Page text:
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Monday, April 4, 2011
USA v. Khalid Shaikh Mohammed et al.: The Trial That Might Have BeenThe Justice Department announced today that it will drop plans to hold civilian trials Khalid Shaikh Mohammed and others accused in the September 11 attacks, instead of trying them before a military commission at Guantanamo Bay.
The debate over which approach is best has been dominated by a steaming pile of nothing. While both the criminal and military approaches have their merits and disadvantages, the political conversation in this country consists of "You don't think we're at war!" vs. "Yes, we do, but..." This conversation is almost entirely emotional in basis and profoundly lacking in substance.
I've written before about my view on this issue, and it's a utilitarian view. The U.S. public is better served by a criminal trial. Contrary to popular belief, holding a trial isn't *just* about protecting the rights of the defendants. It's also about making government transparent to the people, an issue President Obama has talked about but largely failed to deliver.
Specifically, in this case, a criminal trial serves the purpose of educating the public about terrorism and the adequacy of the government's response.
If it had not been for USA v. Usama bin Laden, the criminal trial prosecuting the 1998 East African embassy bombings, Americans would have known precious little about Al Qaeda on September 11, 2001.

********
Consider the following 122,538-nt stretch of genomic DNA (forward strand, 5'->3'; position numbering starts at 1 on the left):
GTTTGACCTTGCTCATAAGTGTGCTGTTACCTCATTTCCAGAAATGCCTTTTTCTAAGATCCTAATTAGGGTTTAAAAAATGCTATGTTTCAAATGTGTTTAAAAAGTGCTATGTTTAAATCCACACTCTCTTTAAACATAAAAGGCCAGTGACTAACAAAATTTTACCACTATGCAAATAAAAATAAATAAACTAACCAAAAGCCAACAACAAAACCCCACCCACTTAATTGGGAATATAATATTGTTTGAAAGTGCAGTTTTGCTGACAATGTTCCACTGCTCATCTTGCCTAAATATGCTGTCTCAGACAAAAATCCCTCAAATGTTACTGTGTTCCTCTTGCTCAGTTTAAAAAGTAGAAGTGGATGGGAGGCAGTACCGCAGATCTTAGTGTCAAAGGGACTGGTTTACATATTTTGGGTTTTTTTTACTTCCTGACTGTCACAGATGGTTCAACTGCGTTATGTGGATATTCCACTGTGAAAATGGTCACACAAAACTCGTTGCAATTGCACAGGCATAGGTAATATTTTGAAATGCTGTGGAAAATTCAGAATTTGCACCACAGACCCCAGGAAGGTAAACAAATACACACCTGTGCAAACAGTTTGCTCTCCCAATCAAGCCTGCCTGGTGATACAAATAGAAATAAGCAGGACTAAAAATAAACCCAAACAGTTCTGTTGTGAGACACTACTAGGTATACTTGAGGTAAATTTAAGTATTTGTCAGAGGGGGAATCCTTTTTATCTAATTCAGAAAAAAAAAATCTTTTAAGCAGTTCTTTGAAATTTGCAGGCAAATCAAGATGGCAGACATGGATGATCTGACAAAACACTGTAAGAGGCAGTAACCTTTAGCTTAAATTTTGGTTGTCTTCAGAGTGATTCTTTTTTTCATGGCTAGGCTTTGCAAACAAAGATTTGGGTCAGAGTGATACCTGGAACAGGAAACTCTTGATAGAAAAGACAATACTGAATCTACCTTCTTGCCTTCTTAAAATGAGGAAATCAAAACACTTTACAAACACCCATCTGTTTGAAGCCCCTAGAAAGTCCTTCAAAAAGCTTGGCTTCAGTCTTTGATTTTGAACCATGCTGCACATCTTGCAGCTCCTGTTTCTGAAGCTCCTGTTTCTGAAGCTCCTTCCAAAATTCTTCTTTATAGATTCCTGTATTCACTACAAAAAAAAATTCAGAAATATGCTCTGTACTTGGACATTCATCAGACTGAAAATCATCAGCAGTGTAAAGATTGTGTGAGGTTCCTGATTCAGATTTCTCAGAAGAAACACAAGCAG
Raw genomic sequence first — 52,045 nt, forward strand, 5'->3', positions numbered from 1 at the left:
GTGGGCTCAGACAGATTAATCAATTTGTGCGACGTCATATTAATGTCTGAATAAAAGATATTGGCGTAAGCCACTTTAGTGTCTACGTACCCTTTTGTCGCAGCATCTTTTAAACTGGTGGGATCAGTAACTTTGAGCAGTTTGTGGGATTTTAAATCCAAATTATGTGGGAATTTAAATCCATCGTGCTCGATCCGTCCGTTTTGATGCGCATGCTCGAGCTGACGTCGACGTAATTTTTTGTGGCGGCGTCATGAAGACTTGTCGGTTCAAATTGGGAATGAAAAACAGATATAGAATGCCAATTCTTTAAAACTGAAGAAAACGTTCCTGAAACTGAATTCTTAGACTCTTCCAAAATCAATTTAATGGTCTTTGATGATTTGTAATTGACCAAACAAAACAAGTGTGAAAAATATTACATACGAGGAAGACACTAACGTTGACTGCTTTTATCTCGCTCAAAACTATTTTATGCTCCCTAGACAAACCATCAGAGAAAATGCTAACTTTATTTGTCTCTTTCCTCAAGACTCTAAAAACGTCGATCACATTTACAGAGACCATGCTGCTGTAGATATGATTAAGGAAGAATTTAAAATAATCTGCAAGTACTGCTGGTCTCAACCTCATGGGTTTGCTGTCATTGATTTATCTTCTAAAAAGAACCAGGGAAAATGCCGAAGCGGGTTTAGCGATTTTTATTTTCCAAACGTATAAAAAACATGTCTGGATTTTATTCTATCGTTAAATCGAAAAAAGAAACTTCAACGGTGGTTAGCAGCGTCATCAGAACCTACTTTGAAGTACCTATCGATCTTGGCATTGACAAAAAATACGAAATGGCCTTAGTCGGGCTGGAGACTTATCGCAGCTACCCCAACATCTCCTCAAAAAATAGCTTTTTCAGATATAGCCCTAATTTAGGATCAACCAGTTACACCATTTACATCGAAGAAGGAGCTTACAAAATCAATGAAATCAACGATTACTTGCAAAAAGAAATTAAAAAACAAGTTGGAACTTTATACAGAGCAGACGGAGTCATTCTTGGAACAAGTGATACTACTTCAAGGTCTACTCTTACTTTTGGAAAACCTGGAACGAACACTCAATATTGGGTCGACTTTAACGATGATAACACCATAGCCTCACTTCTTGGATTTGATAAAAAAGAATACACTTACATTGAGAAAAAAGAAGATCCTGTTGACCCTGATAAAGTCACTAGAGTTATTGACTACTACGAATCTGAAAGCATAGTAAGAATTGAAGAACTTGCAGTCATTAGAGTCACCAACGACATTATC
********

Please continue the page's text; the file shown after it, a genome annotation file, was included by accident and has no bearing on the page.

USA v. Usama bin Laden et al. was then and remains today the single most important publicly accessible primary source on terrorism for the 21st century. The rules of court and the push-pull between defense and prosecution provide a rigorous vetting of the data entered into the record. That doesn't mean all the data is perfect, but its weaknesses are on display for all to see.
USA v. Khalid Shaikh Mohammed et al. would have created the definitive public record of the September 11 attacks, almost certainly eclipsing the 9/11 Commission Report. The loss of that information is an incalculable loss to the American public.
Tweets referencing this post:
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E-Book: Beatings and Bureaucracy: The Founding Memos of Al Qaeda
E-Book: Interview online jihadist Abu Suleiman Al Nasser (Abridged)
Sourcebook: The 9/11 Investigation (coming soon)
Sourcebook: Al Qaeda in America
Sourcebook: Ali Mohamed
Sourcebook: Gitmo Detainees
Sourcebook: Siege at Mecca
Sourcebook: Islamic Extremism in Egypt
Sourcebook: The Sadat Assassination
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